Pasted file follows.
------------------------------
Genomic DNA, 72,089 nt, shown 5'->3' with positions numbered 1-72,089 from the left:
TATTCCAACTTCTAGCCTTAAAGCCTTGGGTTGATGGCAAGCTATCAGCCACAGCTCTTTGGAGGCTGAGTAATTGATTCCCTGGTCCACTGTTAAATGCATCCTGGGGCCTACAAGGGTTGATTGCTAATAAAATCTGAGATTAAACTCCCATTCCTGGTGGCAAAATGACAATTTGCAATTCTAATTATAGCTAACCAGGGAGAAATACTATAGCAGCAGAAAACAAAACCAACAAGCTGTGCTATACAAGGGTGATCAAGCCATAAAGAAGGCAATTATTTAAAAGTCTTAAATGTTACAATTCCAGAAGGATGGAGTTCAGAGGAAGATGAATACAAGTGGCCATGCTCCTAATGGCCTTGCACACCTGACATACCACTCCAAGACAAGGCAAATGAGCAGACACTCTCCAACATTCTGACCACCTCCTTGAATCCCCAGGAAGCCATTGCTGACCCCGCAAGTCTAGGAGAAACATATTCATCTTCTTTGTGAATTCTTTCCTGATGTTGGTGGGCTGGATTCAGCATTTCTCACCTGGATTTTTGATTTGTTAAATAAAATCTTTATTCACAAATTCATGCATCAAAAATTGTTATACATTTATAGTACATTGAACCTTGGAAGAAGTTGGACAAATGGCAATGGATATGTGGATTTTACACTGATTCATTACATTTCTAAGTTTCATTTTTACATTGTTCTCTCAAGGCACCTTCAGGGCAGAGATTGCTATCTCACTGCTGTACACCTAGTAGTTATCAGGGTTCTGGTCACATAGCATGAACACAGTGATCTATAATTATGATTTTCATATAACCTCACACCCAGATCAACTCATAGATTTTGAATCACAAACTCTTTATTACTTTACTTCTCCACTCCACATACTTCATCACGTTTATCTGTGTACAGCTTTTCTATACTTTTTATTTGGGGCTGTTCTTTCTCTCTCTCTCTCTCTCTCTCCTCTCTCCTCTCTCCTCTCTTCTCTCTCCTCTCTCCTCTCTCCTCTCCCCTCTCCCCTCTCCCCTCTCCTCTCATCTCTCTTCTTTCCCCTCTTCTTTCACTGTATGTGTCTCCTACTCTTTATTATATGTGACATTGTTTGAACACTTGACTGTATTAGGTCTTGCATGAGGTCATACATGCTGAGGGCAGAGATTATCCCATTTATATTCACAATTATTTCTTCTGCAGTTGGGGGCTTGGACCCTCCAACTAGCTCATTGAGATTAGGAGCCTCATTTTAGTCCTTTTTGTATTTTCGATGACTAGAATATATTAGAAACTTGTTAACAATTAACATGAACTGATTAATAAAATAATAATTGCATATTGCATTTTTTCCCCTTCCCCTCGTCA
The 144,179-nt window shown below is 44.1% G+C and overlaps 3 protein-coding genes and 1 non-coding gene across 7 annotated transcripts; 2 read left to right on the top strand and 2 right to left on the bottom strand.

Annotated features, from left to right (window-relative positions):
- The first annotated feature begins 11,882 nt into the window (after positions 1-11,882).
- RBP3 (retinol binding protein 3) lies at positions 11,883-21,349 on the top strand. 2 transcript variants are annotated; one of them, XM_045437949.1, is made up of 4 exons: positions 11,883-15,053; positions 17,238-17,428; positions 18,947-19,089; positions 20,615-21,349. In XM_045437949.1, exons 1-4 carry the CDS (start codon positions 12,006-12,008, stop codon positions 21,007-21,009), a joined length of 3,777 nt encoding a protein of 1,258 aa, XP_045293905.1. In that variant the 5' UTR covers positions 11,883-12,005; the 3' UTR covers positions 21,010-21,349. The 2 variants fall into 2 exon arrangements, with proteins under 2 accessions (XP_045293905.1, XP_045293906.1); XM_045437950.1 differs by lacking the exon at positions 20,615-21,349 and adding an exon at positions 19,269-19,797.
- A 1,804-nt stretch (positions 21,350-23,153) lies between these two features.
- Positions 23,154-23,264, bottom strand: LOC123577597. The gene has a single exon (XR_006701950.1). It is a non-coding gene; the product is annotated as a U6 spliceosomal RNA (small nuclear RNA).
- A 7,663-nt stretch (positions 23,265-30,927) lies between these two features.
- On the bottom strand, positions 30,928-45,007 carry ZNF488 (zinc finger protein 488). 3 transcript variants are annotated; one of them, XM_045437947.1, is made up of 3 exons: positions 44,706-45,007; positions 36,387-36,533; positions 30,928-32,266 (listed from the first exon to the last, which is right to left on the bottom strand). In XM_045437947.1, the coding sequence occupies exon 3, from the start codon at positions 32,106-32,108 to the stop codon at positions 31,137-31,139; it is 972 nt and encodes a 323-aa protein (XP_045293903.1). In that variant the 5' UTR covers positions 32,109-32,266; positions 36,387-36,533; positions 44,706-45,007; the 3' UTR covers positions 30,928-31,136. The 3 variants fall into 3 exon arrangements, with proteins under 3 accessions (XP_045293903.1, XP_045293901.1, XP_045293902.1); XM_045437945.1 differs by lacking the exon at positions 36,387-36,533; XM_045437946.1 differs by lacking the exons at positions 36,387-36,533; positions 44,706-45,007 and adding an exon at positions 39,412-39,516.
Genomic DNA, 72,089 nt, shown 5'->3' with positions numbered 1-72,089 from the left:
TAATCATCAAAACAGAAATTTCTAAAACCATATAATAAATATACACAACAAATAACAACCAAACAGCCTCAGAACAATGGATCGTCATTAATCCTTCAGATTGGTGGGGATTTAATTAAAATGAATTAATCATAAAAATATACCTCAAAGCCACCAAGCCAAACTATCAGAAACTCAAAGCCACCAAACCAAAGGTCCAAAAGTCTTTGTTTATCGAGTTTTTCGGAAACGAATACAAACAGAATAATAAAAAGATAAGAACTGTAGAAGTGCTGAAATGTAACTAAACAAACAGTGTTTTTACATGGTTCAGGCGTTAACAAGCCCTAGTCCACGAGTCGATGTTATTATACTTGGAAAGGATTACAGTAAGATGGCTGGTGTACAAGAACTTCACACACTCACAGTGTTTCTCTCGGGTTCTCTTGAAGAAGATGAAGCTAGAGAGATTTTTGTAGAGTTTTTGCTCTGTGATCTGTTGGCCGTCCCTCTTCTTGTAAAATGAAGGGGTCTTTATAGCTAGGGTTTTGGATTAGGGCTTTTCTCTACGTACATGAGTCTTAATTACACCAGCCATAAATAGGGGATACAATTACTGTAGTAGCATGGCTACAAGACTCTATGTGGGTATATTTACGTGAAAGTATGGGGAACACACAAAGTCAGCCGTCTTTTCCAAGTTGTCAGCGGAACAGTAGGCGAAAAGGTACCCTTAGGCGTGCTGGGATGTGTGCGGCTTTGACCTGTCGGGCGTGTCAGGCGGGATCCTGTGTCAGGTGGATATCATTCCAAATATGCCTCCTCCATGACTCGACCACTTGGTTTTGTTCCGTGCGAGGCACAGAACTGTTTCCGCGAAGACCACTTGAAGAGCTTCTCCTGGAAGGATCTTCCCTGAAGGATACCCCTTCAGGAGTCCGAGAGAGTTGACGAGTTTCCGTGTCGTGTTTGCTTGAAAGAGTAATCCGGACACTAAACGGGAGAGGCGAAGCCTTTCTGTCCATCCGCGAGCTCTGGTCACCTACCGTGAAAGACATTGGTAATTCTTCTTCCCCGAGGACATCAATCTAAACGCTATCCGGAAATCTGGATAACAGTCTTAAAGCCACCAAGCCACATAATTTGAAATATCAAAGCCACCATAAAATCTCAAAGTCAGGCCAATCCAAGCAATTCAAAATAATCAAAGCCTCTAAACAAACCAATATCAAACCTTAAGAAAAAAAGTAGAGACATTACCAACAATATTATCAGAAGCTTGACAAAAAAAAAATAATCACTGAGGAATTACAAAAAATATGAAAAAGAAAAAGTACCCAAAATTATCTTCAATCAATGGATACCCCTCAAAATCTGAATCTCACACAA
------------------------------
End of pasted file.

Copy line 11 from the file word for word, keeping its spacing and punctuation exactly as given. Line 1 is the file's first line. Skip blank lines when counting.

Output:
Genomic DNA, 72,089 nt, shown 5'->3' with positions numbered 1-72,089 from the left: